By the late 1960s, my own period had become a monster after two close babies followed later by a third. Still seven days bleeding, but also five days with a migraine and clinical depression (suffered by other members of my mother’s immediate family). I hated it. The family endured it. Then I had some unexpected luck. I came across a book called The Menstrual Cycle by Dr Katharina Dalton (Penguin 1969). Described on the back as  “a leading UK authority on the premenstrual syndrome”, Dr Dalton had presented her first paper on PMS to the Royal Society of Medicine in 1954, noting her work ‘opened up a new vista of Medicine’.
Her preface says: “There are a number of variations in the patterns of menstruation, which come within the bounds of normality, but have attendant discomfort and suffering, both physical and mental. . . . It is my hope that by opening up this subject to a wider audience I may induce women to appreciate that there is an answer to much of today’s unnecessary suffering.”
Dr Dalton’s initial advice was practical — for evidence, keep a chart with your own physical and emotional variables. Two months of my chart showed a clear pattern — invaluable data for a medico. Pre-menstrual syndrome was news to me and my anaesthetist husband. He referred me to a gynaecologist we both knew as a friend, whose response was remarkable. “I am but a simple gynaecologist,” his reply letter said. “I’m referring Rosalind to an endocrinologist, Dr J—— at the Royal Women’s Hospital.”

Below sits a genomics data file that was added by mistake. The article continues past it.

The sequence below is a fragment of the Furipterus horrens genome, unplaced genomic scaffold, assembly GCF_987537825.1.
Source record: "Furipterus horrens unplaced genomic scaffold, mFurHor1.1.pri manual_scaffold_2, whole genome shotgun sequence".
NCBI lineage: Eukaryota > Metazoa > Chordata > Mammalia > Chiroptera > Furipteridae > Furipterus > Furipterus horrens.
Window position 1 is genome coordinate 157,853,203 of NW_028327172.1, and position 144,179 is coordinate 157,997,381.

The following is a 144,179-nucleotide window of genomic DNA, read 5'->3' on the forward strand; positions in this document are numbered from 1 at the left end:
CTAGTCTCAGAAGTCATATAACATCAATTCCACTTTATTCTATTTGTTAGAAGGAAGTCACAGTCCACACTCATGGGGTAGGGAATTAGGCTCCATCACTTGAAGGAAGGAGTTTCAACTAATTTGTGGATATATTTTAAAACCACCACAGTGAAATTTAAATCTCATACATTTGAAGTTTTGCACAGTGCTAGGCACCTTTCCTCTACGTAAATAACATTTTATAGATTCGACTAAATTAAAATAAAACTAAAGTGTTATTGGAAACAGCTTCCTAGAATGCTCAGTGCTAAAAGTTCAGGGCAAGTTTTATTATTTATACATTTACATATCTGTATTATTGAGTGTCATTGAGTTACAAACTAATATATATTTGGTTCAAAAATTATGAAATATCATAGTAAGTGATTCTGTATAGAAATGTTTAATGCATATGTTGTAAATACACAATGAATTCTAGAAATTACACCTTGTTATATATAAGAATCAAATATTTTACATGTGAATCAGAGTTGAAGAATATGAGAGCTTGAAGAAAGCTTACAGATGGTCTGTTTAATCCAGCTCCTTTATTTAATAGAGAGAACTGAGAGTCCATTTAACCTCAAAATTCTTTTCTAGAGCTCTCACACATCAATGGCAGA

The outcome can best be described by Dr J——’s receptionist, who had worked in his rooms for many years. “I see new patients walk in, white- faced and often angry. They come out smiling from the consultation.” Lovely Dr J—— did that for me, initially by being a warm and thoughtful listener. His prescription was not HRT, nor tranquillisers (which he said didn’t work anyway). He gave me a list of supplements, available from the “health food shops”, most of which he had tested on himself.

The depression no longer hit, and the migraine was reduced to two days, with an old-style caffeine/ergotamine capsule to block it once it started. Some years later my husband reported meeting Dr Jim at a medical conference, and thanking him “for making our lives normal”. With kind Dr J—— on hand, once my menopause arrived I had no difficulty sailing through it. No fear, no ECT, no physical or mental upheaval, just gradual disappearance of the bleeding.

My recommendation for all women today, still struggling to cope with Dr Dalton’s “unnecessary suffering”, is to follow her advice — keep a chart for evidence, and consult an endocrinologist at a women’s hospital.”

About Bloody Time: the Menstrual Revolution We Have to Have is available for purchase via the VWT Shop. For updates about Giving Voice to Menopause, visit their website.